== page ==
« Proposal For A New Constitutional Amendment: A Separation of Corporation and State | Main | Potential Prize for Meme Propagation Visualization Announced »

August 01, 2004



Wow, this sounds like a very interesting experiment. I think more research and studies need to be done to see just how useful and how effective viral content is. How does one create it? It’s so hard to tell what’s going to become a huge viral hit and what’s not, and I’m not sure if there’s any way to tell. I am interested in knowing which of your Meme’s did better. I have a feeling that it was the one embedded in the humorous article. While one would think that the second, the survey that offered a benefit to the participant, would be the most popular, I’m not so sure. You see so many viral stories passed around on the web (aka chain letters), that I think a humorous story is just as likely, if not more so, to attract readers and participants.


I have had the greatest pleasure of visiting your website! It is quite obvious that you have put a great deal of creativity and hard work into your home on the web! You must be quite proud of it! Wish you all the best.


bravo!!!!!!!!! very well!

robson dos santos, http://www.robsound.mus.br
Was born in Belo Horizonte, Minas Gerais, Brazil, on May, 1963.

He began his musical studies at Clóvis Salgado Foundation (Flute course with teacher Juvenal Dias - 1982/1986).

Robson studied musical composition in a self-taugh way. Since 1988, the artist has compositions played in important contemporary music festivals, like \"Ciclo de Música Contemporânea\".

He recorded in 1990 an album named \"Euthanasia?!\" with his own compositions.

Nowadays, he works at Symphonic Orchestra of Minas Gerais as a maintenance technician instruments and going on his works and researches about contemporary music.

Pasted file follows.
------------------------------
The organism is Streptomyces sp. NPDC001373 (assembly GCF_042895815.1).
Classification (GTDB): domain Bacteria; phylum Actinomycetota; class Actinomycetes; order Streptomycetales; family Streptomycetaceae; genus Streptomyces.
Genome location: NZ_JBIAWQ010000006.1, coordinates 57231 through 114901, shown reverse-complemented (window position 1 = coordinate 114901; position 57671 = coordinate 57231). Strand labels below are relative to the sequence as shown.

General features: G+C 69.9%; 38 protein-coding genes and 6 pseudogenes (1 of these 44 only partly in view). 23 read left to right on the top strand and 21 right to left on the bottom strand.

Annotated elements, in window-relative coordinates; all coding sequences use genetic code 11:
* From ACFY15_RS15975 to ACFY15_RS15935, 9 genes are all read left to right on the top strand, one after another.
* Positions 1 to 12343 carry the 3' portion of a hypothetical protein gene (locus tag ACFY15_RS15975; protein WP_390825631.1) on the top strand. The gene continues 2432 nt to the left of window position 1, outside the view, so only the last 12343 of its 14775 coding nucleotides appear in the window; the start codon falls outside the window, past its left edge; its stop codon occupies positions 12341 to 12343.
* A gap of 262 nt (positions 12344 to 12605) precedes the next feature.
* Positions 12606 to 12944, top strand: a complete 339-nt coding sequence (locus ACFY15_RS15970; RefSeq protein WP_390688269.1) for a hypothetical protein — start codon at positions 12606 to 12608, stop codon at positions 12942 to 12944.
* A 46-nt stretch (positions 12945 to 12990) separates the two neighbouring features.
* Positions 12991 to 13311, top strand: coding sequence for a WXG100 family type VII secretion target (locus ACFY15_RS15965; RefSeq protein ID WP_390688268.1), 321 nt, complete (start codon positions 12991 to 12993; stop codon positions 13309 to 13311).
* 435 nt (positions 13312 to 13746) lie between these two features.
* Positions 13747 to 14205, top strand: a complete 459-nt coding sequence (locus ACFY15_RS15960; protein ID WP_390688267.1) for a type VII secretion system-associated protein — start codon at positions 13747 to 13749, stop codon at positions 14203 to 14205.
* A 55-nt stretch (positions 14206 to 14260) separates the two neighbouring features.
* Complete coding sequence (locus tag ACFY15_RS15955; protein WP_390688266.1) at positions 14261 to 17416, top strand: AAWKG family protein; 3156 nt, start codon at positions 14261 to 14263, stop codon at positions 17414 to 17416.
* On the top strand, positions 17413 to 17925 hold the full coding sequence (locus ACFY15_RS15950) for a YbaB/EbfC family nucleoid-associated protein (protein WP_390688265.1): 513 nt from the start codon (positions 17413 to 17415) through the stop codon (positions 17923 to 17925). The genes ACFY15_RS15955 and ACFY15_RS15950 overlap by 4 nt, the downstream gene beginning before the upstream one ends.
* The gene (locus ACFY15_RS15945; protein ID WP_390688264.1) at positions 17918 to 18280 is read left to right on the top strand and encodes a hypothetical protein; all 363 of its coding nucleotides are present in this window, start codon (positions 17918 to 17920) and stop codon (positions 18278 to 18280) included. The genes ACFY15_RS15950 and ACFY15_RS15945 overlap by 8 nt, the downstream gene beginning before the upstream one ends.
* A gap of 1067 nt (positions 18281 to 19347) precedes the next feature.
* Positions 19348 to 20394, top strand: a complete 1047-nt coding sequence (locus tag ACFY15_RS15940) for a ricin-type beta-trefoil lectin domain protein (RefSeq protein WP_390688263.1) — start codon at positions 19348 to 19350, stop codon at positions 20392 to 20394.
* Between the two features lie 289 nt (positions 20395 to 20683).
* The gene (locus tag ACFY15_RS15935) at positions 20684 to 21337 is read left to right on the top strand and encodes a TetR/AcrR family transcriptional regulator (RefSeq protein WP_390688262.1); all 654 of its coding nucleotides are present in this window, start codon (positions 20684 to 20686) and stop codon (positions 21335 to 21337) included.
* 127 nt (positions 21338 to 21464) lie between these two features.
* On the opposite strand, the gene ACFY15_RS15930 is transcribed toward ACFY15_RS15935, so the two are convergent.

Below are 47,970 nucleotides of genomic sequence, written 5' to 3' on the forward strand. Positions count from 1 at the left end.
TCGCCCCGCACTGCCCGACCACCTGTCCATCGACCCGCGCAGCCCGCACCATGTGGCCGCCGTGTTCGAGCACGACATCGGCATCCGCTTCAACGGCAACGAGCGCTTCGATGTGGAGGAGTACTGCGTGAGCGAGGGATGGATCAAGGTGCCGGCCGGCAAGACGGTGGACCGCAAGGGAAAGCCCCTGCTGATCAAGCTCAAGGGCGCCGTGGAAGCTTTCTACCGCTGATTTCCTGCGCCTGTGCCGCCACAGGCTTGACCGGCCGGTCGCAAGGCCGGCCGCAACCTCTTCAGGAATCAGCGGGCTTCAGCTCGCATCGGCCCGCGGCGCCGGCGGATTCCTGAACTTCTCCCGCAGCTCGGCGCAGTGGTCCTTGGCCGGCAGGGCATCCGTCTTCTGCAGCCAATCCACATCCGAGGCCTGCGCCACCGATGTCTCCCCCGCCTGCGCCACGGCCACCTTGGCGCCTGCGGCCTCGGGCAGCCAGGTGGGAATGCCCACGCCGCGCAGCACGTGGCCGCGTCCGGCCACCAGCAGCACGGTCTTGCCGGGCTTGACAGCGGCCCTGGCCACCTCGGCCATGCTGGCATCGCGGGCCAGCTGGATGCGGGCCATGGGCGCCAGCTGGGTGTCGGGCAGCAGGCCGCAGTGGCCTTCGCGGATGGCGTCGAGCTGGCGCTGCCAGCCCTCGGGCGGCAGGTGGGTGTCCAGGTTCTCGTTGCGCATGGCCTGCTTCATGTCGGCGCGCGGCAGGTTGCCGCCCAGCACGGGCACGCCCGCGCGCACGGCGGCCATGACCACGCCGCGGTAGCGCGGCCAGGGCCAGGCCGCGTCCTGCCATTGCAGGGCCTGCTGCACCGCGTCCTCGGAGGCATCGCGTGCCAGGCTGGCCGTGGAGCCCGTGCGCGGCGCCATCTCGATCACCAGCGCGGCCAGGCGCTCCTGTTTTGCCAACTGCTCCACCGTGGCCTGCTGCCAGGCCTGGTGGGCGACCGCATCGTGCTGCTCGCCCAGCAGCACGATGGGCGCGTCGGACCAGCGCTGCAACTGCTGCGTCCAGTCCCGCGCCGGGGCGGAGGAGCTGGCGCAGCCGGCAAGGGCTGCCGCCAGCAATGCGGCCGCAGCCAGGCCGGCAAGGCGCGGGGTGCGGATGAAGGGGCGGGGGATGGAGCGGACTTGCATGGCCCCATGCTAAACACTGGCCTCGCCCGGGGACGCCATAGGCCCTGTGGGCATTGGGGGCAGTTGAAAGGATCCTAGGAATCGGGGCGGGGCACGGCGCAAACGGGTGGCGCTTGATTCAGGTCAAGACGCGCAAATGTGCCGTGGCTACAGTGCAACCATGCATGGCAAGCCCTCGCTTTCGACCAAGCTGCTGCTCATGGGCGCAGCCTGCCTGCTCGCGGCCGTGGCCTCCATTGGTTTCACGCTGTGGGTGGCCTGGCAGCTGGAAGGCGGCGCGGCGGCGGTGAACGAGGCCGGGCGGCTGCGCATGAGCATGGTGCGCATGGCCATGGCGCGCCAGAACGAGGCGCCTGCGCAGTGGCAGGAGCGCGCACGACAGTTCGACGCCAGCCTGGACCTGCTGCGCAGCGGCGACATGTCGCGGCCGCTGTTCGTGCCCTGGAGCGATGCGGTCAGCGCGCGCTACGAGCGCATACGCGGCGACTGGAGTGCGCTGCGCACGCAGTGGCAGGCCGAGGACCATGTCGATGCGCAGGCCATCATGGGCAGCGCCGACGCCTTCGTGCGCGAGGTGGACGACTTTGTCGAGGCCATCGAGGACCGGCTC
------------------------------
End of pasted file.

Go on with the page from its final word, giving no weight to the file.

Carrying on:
Nova Spivack

Here is a nice visualization of the Meme spread dataset -- http://blog.outer-court.com/archive/2004_08_05_index.html#109172501214132452

Thanks Philipp!

Nova Spivack

That's because Google can take weeks to months to index new content!


Well, maybe I'm doing this wrong -- but when I do a Google search with the shorter string, it does NOT find everything.

Nova Spivack

The long GUID was just stupid, there's no good reason for it -- we just picked a long random number, without really thinking too much about the pros and cons of the length. Hey it was the weekend and I was just fooling around! I'm very sorry! Anyway, the main goal was to make sure it would always be unique, so the longer the better. Anyway the feedback we got was that formatting in narrow blog layouts is more important than ultimate uniqueness! As for your second question -- sites that just post the GUID will simply be ignored in the results. The results will most likely be tabulated by automated bots (if there are lots of results) and they will do this by scraping the web pages that contain the GUID (or in fact any matching, unique string from the content of the Meme) and then looking for the survey fields and mining their content into a database. If the survey fields aren't there -- those sites will just be ignored in the data. So they won't skew the results.


What was the point of having such a long GUID?

Also, how about people who do not replicate the post, but just mention the meme and GUID, like here:


Won't this also skew the results? The GUID is there, but none of the statistical info.

Nova Spivack

Hey everyone, check out the new meme! It's a new, improved, second-generation meme that rewards blogs for participation. Did you notice how the first meme got my blog into the 5th position in the Daypop Top 40 list? Well, now you can do the same thing -- in fact, we all can. Let's try it and see if it works. See the new meme at http://novaspivack.typepad.com/nova_spivacks_weblog/2004/08/a_new_meme_that.html


Just let you know I post it in my Xanga account. Maybe we will get lucky and it spread throught there.


Ok... I shoulda read it first, sorry I didn't notice. :)

Also, the permalink in the original message ( http://novaspivack.typepad.com/nova_spivacks_weblog/2004/08/a_sonar_ping_of.html ) also affects some blogs' formatting. (80 characters).

Nova Spivack

I've added a "short version" of the GUID to the original post, so you can replace the longer version of the GUID in your posts if you want, if that improves your formatting. See the original post for the revised text.

Nova Spivack

you can cut the GUID in half if you need to. We can still search for the first half, which itself should be unique.


I initially posted the item in my personal blog, but removed it soon after when I realized that it messed up my layout because of the length of the GUID.